So lightly invoked

When Christianity says that God loves man, it means that God loves man: not that He has some “disinterested,” because really indifferent, concern for our welfare, but that, in awful and surprising truth, we are the objects of His love. You asked for a loving God: you have one. The great spirit you so lightly invoked, the “lord of terrible aspect,” is present: not a senile benevolence that drowsily wishes you to be happy in your own way, not the cold philanthropy of a conscientious magistrate, not the care of a host who feels responsible for the comfort of his guests, but the consuming fire Himself, the Love that made the worlds, persistent as the artist’s love for his work and despotic as a man’s love for a dog, provident and venerable as a father’s love for a child, jealous, inexorable , exacting as love between the sexes.

– C.S. Lewis, The Problem of Pain 46-47


Like my thinking, this blog has undergone a bit of restructuring since I first began it in 2015. For some time, I’ve wanted to find ways to make this blog a unique space for Christian interaction over the most important things in our lives.

Dear reader, while I admit that I have not always fostered the kind of interaction that might make this space more helpful to you, I have managed to bring on another writing voice that can help.

I’ve been hounding Matt Bulman to contribute regularly here for a while now. Matt has written a few guest posts here and has agreed to do so more regularly. Matt’s experience, creativity, and style will do much to expand the purview of this blog. I asked him to provide a brief bio for you and I’ve included it below.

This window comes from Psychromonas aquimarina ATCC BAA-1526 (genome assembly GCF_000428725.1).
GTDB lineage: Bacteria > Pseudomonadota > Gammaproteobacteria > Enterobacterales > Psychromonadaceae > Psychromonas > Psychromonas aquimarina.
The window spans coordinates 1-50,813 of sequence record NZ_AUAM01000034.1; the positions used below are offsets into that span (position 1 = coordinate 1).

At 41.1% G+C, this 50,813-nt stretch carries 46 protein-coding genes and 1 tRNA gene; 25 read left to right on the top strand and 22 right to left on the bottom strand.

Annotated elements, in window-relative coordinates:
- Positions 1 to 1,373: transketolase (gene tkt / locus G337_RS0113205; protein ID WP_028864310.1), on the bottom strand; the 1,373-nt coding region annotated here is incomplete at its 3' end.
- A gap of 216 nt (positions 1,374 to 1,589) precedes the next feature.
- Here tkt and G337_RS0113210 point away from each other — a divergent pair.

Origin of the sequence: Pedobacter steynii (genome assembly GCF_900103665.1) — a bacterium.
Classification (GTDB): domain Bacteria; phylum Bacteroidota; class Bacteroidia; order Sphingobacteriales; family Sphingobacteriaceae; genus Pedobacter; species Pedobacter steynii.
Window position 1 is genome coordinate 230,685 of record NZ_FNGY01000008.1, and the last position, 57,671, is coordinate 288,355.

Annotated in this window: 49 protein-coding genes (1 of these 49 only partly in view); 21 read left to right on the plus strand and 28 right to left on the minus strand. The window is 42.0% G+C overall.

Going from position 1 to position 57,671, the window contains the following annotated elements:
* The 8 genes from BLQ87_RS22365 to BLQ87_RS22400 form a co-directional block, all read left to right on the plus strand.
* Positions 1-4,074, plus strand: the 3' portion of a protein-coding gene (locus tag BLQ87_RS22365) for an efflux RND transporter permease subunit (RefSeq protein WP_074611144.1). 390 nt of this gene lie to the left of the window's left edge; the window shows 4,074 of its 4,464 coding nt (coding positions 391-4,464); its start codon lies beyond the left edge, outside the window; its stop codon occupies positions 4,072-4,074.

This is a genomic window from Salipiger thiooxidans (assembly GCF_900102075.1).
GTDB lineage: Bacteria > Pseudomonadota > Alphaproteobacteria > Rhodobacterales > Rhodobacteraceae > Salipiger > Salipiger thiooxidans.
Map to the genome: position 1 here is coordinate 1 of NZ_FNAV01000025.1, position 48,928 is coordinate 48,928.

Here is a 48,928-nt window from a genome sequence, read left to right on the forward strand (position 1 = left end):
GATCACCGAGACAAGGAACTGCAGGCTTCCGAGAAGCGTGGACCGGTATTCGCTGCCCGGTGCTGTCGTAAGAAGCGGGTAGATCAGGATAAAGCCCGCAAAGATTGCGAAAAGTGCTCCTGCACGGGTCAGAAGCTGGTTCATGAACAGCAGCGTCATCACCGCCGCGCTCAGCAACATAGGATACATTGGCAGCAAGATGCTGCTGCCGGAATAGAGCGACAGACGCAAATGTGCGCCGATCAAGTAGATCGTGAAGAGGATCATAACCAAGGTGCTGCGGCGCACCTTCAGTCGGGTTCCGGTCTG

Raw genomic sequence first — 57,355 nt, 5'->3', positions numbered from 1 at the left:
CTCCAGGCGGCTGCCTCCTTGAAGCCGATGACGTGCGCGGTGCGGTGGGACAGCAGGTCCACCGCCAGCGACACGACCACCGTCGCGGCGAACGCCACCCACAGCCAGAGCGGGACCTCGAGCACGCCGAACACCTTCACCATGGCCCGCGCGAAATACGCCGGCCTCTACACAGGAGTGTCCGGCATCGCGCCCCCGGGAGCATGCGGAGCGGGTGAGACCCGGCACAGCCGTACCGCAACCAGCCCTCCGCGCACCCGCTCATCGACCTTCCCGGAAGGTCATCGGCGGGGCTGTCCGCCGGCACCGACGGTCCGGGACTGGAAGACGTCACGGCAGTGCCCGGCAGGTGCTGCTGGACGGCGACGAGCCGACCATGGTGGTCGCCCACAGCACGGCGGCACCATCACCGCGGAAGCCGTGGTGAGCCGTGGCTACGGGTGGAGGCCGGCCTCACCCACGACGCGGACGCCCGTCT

Our hope is that The Life of Things will grow into a space where we can hear from multiple perspectives within evangelicalism. I’m always refreshed to find common places where, united by our bond in Christ, we have the platform to speak and to listen together in our diversity. Your questions, comments, and concerns are always welcome.

About Matt

My name is Matt Bulman. I have a wife, Hannah, and three sons, Levi, Nolan, and Jacob. I work construction during the week and sometimes remodel my house on the weekends. I go to Harvest bible Chapel in Winston Salem and am a member of a decent small group there. Here is how I got to here.

When I was nineteen I left the university of my choice to go to Bible College. I was convinced that this was what God wanted me to do and that I would be pleasing God by going. Halfway through school I got married and a few months before graduation my oldest son was born. And then somehow I fell through the cracks and got lost.

I had offered my life up to God with the best of intentions. He took my gift, put it up on a shelf and as far as I could tell, forgot about me. When my classmates left to go to other churches as youth or assistant pastors I was left sitting and waiting. I sat and waited and slowly twisted into something else.

God had disliked me, tricked me into volunteering for his army and then forgot where he had placed me. I was the kid he didn’t want to have. He had to save me because I believed in him but he didn’t have to love me. A couple of years into that I began to see that maybe he was right. He didn’t use me because I wasn’t useful, didn’t like me because I wasn’t the kind of guy he likes. Those were six years of spiritual fun times.

I was still going to church, still teaching a sixth grade boys class and serving in other ways but only because it was easier than doing the work to get out. But as far as God was concerned I quit. He left me alone and I left him alone.

A Bible College reject, too frustrated to keep going and not man enough to tell anybody I quit.